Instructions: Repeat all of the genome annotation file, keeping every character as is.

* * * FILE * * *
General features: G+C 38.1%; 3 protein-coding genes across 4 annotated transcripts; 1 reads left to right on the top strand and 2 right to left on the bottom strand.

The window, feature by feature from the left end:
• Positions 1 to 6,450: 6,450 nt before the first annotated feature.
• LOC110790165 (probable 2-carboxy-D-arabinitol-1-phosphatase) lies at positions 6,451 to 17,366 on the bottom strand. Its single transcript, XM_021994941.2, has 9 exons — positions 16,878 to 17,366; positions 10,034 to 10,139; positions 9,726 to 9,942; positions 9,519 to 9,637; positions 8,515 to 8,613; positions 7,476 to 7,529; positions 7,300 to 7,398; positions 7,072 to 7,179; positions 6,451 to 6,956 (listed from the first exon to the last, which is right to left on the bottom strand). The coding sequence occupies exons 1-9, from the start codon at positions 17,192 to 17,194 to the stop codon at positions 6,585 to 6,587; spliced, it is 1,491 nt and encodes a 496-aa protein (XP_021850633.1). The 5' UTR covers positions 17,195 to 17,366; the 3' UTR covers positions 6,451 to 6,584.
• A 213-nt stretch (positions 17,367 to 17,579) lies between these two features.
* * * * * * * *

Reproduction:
General features: G+C 38.1%; 3 protein-coding genes across 4 annotated transcripts; 1 reads left to right on the top strand and 2 right to left on the bottom strand.

The window, feature by feature from the left end:
• Positions 1 to 6,450: 6,450 nt before the first annotated feature.
• LOC110790165 (probable 2-carboxy-D-arabinitol-1-phosphatase) lies at positions 6,451 to 17,366 on the bottom strand. Its single transcript, XM_021994941.2, has 9 exons — positions 16,878 to 17,366; positions 10,034 to 10,139; positions 9,726 to 9,942; positions 9,519 to 9,637; positions 8,515 to 8,613; positions 7,476 to 7,529; positions 7,300 to 7,398; positions 7,072 to 7,179; positions 6,451 to 6,956 (listed from the first exon to the last, which is right to left on the bottom strand). The coding sequence occupies exons 1-9, from the start codon at positions 17,192 to 17,194 to the stop codon at positions 6,585 to 6,587; spliced, it is 1,491 nt and encodes a 496-aa protein (XP_021850633.1). The 5' UTR covers positions 17,195 to 17,366; the 3' UTR covers positions 6,451 to 6,584.
• A 213-nt stretch (positions 17,367 to 17,579) lies between these two features.